Maulana Ashraf Ali Thanvi opposed the Khilafat movement so fiercely that he was willing to sacrifice his life for the cause of opposing it. His Malfoozat have the following entry concerning the events. “During the peak days of the Tehreek-e-Khilafat, fiery people were in a state of great rage. There was fire all around. Matters came to such a pass that in addition to abuses, condemnations and sundry allegations, I began receiving letters containing death threats in case I did not join it. Hazrat Maulana Khalil Ahmad Sahib (RA), out of his extreme fondness for me, sent a special envoy to me with his advice that I should consider the dangerous times and if I decided to participate just a little bit only formally, there was room [in the religious sense]. I sent my reply that what he said certainly showed his affection, but the biggest threat was that of losing one’s life, for which I was prepared. However, I was neither willing to participate without being convinced [of the movement being correct] nor could I participate outwardly and remain aloof from the inside, as I considered it hypocrisy. So, behamdillah, I am alive and well before you today. These people have made it like a game for little girls: Either do as we do, or else get killed. During those days I went to the jungle as was my morning routine. On my way I met a Hindu Rajput old man, also from Thana Bhavan. The old-fashioned and elderly Hindus too have affection for me. He said, Maulvi-ji, do you have any idea what kind of things are being proposed for you? You should not come to the jungle alone like this. I said, Chaudhry, I know that, and I also know something that you do not know. He asked me what that was. I said, Without His order nobody can do anything. Despite being Hindu, he was so impressed by it that he exclaimed, Maulvi-ji, you may go wherever you feel like without any jokham (danger). For a man like you, jungle and mountains are no different from home.”
The leaders of the Khilafat movement, apart from collecting donations for the aid of the Ottoman Turks (which, according to reports, never made it to them), asked the Indian Muslims to quit their military or civilian jobs with the British colonial government because it was involved in a world war in which the Ottoman Khalifa had chosen to be in the opposite camp. Apart from producing a lot of sound and fury, such appeals remained largely ineffective, and the process of socio-economic change, initiated as a result of the policies of the colonial government continued. Thanvi, obviously, was opposed to any such adventure. Not only was his brother a district-level employee of the government, a large number of his mureeds and even khulifas, including his official biographer, were in the service of the government.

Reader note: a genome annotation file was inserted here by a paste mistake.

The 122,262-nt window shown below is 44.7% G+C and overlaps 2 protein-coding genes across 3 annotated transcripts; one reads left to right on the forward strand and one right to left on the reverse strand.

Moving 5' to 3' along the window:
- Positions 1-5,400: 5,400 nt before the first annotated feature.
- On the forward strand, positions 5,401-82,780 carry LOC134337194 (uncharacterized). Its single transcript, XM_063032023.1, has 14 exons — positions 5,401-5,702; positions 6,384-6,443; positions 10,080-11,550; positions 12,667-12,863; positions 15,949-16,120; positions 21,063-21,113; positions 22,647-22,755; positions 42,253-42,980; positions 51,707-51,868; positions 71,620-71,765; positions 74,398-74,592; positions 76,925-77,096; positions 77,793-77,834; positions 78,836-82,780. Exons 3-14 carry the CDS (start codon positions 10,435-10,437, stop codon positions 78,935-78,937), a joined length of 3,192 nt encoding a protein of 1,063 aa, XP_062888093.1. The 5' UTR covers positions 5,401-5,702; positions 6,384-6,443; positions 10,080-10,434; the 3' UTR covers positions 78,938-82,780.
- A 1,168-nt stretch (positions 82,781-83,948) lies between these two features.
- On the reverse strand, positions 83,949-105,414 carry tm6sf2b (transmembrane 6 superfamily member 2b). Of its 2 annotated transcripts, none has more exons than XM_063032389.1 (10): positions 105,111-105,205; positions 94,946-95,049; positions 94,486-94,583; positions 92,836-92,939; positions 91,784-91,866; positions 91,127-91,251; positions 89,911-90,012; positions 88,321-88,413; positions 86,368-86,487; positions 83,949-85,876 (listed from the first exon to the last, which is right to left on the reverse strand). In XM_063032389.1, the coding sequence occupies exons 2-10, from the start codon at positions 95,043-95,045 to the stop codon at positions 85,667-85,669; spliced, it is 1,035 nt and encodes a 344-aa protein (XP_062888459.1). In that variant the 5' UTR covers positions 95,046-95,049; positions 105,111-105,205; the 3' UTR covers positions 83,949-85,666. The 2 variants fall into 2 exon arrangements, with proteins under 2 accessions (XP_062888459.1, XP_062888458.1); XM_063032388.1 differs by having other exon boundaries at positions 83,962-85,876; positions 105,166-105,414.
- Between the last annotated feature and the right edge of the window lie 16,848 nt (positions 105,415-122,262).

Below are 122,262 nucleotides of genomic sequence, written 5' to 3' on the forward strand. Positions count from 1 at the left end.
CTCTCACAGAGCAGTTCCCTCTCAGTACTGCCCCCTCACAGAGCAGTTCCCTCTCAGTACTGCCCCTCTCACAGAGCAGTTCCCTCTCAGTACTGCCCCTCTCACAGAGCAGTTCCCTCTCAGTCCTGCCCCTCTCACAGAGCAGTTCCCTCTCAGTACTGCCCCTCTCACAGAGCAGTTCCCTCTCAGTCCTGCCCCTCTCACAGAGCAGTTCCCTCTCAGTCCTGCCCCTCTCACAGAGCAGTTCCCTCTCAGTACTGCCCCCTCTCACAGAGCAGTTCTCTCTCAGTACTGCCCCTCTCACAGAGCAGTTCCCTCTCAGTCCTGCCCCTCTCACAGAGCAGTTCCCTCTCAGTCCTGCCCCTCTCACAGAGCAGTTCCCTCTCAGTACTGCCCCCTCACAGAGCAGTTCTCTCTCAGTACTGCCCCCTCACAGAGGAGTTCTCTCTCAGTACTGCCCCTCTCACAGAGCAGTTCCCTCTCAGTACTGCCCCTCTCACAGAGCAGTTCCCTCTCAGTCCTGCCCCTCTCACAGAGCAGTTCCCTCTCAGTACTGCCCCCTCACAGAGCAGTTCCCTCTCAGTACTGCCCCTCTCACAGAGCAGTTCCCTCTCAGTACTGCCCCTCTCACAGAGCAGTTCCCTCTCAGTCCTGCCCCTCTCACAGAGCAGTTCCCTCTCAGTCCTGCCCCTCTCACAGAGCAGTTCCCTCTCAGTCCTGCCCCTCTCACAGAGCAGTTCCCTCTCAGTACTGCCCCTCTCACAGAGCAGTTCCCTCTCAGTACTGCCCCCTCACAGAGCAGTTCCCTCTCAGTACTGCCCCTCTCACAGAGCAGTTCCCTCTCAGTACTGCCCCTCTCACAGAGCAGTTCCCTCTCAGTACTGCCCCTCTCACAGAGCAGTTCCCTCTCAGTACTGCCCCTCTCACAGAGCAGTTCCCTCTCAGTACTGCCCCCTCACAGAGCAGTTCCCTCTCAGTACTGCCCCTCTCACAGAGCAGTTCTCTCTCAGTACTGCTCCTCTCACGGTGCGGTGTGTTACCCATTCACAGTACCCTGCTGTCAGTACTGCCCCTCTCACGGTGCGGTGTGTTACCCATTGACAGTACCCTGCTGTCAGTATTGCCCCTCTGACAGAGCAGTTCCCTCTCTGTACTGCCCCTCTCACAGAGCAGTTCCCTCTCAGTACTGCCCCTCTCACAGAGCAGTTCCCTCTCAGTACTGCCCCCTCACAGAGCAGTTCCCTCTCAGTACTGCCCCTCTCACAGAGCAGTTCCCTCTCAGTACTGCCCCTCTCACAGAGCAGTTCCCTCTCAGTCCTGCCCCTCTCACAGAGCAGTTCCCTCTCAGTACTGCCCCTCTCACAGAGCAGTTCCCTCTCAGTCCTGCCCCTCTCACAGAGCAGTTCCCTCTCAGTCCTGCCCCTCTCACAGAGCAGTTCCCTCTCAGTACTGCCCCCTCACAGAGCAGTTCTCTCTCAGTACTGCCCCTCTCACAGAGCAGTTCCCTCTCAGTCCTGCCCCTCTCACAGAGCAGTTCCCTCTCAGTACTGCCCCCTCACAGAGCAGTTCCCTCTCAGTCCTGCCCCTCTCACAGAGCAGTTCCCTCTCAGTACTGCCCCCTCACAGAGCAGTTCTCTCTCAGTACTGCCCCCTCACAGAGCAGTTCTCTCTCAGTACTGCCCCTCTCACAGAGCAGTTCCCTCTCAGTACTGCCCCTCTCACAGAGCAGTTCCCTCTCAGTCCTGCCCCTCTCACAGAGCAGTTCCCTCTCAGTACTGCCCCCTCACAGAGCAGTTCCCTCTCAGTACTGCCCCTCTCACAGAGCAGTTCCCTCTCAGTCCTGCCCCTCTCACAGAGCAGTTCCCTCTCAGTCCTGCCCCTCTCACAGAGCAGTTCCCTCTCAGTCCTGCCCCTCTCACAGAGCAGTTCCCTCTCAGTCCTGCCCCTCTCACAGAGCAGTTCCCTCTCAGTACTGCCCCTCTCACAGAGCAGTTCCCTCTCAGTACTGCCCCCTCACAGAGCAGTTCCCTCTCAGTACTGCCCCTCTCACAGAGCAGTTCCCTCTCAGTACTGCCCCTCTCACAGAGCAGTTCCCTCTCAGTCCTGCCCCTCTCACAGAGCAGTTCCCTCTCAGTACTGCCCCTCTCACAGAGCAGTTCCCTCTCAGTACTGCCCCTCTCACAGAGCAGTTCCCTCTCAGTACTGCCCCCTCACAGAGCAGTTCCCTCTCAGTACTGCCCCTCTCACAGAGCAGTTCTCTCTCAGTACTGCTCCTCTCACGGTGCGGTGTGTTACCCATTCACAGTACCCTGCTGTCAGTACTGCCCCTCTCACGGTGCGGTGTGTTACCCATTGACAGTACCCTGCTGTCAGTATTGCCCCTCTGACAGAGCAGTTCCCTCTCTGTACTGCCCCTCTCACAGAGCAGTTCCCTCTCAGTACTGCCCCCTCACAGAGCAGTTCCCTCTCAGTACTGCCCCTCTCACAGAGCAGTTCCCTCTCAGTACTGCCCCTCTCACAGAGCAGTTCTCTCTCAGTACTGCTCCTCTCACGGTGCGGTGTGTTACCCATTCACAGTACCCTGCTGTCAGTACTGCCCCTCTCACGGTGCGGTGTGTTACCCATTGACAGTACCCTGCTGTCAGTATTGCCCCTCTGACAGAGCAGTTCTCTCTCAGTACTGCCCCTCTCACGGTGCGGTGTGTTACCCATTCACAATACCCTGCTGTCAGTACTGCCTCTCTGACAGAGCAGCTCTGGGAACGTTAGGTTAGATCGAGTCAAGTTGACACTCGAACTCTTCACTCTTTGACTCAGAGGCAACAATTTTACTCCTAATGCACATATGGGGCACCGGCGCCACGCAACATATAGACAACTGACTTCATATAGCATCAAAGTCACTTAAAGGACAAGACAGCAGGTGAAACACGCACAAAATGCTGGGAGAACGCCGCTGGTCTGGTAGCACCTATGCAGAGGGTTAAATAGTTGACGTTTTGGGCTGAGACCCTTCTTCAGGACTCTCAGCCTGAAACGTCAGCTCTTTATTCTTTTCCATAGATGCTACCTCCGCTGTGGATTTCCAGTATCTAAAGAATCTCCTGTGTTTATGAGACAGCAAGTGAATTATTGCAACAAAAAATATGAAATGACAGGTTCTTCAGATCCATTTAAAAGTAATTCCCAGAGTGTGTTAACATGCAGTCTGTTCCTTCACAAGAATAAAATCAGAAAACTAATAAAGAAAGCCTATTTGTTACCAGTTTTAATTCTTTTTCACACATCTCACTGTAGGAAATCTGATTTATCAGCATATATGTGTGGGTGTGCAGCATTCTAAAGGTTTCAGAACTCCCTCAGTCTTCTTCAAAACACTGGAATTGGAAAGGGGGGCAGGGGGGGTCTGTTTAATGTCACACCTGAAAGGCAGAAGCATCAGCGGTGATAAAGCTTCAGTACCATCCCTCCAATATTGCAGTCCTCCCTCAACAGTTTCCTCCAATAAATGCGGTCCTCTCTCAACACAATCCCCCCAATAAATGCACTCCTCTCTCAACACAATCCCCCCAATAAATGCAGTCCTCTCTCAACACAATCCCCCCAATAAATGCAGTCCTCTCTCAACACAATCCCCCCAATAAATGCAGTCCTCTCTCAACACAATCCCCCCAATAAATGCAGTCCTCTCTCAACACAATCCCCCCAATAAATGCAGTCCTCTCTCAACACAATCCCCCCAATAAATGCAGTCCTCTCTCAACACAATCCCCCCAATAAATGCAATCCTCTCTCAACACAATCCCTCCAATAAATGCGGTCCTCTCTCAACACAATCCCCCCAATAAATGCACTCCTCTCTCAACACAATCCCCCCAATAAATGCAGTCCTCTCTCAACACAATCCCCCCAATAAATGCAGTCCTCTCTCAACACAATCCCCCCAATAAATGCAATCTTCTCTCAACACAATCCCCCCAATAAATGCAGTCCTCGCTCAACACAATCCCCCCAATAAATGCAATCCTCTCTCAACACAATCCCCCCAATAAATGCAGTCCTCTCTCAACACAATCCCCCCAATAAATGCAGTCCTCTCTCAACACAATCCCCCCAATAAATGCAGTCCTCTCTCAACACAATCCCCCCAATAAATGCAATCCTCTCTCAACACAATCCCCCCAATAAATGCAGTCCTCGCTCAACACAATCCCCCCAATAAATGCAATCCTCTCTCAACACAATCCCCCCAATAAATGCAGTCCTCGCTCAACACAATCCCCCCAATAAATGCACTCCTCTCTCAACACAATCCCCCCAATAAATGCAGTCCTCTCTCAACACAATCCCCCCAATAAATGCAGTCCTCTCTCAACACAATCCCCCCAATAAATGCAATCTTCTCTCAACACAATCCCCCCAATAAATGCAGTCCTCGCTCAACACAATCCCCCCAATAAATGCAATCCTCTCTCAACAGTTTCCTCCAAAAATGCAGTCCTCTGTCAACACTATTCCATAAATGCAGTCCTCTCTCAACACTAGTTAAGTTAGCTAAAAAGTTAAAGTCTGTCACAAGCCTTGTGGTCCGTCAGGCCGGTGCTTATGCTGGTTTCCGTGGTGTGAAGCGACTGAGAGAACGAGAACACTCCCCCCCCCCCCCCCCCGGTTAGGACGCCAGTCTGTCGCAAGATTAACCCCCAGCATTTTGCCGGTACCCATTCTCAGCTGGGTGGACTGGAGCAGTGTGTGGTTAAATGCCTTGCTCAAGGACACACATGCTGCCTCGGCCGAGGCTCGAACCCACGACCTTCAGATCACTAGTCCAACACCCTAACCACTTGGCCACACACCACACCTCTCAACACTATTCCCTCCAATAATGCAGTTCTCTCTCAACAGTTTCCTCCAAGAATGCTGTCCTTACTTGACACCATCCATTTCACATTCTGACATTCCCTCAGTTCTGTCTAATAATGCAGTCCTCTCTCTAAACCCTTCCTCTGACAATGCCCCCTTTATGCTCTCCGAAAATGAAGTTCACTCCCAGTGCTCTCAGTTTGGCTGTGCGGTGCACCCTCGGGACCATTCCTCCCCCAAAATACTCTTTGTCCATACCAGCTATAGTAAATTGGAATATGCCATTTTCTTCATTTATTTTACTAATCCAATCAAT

An offshoot of the same Khilafat movement was what is called Tehreek-e-Hijrat. Although Thanvi chooses to blame the Congress for it, fact is that it was the Deobandi maulvis belonging to Jamiat-ul Ulema-e-Hind (JUH) who, in their infinite wisdom, declared the subcontinent unfit for Muslims to live. They issued a religious fatwa for the shurafa Muslims, who could not undertake jihad against the British government for obvious reasons, to migrate to Afghanistan. The fatwa was obviously not directed at the vast majority of South Asian Muslims who were converts from lower castes and had no reason to feel any historical, ancestral or strategic affiliation with Afghanistan. Perhaps we could discern in this fantastic fatwa of the modern followers of Shah Waliullah an early version of what we today know as ‘strategic depth’, according to which it is presumed that the poor Afghans have a duty to let their land be used to enable ‘us’ to realise our regional, international, Pan-Islamic or whatever dream. Thousands upon thousands of starry-eyed Muslims sold their property and crossed the northwestern border into Afghanistan. The Afghans and their King Amanullah Khan, who could have no truck with the peculiar worldview of the Indian maulvis, felt that their country was unable to host so many uninvited guests, and so the borders were sealed to stop further migration. Those who had already landed there met a tragic fate, many of them even losing their lives.
When commenting on the ideas of Hijrat and quitting government jobs in his Malfoozat, Thanvis does not challenge the religious interpretation which provided the basis of the JUH fatwa. Curiously enough, he avoids even mentioning it. Instead he blames some ‘resolution’ (probably a Congress resolution) for it. He writes: “In the times of the Khilafat movement, a resolution was passed for Hijrat. Muslims stood up saying labbaik to it. Thousands of Muslims were made homeless as a result. Everyone knows its effect on the community (zaat) of Muslims. Then it was advised that they should quit government jobs. Those who had lost their minds (‘jin ki matain mari gayi theen’) left their jobs. The vacancies created by Muslims leaving their jobs were filled by Hindus. Many of them have still not found employment (‘ab tak jootian chatkhate phirte hain’). I receive letters in which people write that they had taken that stupid step then, and till now they are jobless and worried.”
Another tragic incident that took place as a result of Khilafat movement, which has been all but forgotten by our North-centric historians, was the armed rebellion of the Moplah Muslims in the southern region of Malabar in which around 10,000 people (including about 2,500 rebels) were killed, many more injured, and 20,000 deported to Kala Pani or the Andaman Islands. Thanvi comments on these events: “The nation (qaum) of Moplahs was destroyed by these leaders and the maulvis following them who lectured and flared them up. Their passions were aroused as they were of Arab descent. And then everyone knows what happened to them.”
Published in The Express Tribune, October 15th, 2011.